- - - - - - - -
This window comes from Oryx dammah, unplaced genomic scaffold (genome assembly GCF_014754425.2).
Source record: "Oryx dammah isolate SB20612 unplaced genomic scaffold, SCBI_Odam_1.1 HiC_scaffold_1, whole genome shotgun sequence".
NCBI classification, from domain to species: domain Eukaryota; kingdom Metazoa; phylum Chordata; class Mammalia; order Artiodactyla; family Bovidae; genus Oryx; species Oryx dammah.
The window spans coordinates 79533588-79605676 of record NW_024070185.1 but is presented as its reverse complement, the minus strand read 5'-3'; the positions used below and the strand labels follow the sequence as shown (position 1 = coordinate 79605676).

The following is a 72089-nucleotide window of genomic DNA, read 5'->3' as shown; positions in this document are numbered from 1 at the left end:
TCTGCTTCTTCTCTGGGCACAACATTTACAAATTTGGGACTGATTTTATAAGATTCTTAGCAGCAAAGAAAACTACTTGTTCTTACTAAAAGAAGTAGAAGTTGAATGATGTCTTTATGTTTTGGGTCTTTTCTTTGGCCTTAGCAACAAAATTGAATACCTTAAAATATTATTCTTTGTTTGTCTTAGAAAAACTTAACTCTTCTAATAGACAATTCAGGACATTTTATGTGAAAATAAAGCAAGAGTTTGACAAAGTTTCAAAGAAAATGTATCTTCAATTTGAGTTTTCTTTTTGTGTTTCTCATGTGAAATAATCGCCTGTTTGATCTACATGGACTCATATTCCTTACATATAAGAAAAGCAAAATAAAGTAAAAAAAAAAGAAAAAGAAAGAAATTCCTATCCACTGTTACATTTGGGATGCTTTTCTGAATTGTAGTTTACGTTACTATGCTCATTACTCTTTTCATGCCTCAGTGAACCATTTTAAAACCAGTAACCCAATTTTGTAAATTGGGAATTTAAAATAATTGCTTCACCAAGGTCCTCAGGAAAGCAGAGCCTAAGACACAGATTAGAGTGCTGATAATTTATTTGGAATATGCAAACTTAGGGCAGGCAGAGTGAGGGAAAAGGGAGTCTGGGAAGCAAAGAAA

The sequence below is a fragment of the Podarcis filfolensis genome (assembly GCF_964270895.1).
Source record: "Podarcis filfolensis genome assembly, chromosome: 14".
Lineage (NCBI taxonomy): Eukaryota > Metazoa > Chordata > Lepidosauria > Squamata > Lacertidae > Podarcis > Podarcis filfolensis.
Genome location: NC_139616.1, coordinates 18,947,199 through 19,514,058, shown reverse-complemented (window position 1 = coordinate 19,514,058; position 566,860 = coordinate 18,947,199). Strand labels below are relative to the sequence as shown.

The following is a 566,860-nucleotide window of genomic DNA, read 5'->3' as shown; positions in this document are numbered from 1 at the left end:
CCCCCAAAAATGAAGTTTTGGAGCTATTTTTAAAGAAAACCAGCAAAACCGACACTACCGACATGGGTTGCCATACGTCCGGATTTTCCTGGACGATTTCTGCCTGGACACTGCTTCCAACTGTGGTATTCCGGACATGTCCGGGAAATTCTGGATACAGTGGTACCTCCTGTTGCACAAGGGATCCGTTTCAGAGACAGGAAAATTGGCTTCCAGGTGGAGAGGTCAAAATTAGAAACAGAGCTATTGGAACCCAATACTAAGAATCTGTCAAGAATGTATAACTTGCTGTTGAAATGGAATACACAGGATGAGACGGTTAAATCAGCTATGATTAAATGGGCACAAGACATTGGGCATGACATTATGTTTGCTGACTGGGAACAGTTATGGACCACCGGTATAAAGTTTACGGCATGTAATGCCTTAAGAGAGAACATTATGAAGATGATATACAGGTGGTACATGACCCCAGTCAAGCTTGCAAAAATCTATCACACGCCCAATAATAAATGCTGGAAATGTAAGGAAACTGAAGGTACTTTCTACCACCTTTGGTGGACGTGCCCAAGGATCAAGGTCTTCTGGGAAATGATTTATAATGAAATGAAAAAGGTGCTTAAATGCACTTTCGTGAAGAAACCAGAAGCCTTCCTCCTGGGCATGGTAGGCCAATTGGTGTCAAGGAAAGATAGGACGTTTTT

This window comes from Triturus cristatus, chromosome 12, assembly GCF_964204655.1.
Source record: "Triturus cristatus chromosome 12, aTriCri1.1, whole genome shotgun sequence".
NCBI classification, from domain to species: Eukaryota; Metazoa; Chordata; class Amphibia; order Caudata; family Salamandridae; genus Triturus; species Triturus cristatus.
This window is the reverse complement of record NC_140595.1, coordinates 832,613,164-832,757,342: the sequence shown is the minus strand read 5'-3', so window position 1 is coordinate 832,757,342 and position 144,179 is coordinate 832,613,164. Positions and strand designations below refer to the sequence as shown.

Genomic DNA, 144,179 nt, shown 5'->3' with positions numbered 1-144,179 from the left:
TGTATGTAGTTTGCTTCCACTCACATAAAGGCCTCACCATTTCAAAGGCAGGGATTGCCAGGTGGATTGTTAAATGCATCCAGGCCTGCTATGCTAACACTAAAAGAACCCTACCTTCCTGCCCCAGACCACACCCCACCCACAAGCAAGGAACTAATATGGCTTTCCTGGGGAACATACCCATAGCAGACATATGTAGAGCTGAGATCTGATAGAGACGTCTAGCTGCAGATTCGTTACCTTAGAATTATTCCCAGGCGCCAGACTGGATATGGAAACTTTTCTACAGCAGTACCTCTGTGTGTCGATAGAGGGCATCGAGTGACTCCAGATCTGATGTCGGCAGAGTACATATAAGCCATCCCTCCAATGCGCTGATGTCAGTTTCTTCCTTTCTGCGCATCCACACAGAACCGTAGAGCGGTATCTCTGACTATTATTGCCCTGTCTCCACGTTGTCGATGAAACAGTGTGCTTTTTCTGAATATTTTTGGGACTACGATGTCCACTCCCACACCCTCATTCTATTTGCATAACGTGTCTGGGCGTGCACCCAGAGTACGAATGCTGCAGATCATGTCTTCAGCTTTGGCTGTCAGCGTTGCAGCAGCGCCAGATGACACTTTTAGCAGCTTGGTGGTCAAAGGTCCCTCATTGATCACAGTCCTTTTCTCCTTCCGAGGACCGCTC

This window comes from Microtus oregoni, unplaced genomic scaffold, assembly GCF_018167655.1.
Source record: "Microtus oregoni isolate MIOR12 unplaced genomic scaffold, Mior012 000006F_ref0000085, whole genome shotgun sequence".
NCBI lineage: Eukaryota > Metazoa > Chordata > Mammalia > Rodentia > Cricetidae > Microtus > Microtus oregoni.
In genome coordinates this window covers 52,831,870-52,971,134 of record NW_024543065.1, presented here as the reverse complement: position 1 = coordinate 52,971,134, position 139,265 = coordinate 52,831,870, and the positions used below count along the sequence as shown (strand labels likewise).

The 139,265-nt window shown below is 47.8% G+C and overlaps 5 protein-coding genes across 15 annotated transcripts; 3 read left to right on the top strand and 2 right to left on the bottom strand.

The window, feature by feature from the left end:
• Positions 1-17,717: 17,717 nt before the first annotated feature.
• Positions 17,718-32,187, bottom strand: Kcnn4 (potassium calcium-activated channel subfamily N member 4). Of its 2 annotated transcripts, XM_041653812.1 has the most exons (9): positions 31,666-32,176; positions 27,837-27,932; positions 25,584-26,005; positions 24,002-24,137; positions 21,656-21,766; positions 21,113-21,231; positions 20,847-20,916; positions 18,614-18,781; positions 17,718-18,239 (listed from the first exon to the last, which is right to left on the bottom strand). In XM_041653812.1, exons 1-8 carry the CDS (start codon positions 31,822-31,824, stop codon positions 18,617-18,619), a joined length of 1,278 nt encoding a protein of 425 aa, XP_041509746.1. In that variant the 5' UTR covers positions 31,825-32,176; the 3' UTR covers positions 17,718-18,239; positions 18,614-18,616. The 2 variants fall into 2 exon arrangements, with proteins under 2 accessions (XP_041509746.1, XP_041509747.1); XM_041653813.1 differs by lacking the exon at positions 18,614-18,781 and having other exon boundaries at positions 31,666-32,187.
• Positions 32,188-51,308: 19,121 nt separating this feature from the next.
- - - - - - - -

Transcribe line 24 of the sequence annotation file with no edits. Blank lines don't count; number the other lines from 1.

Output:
The window, feature by feature from the left end: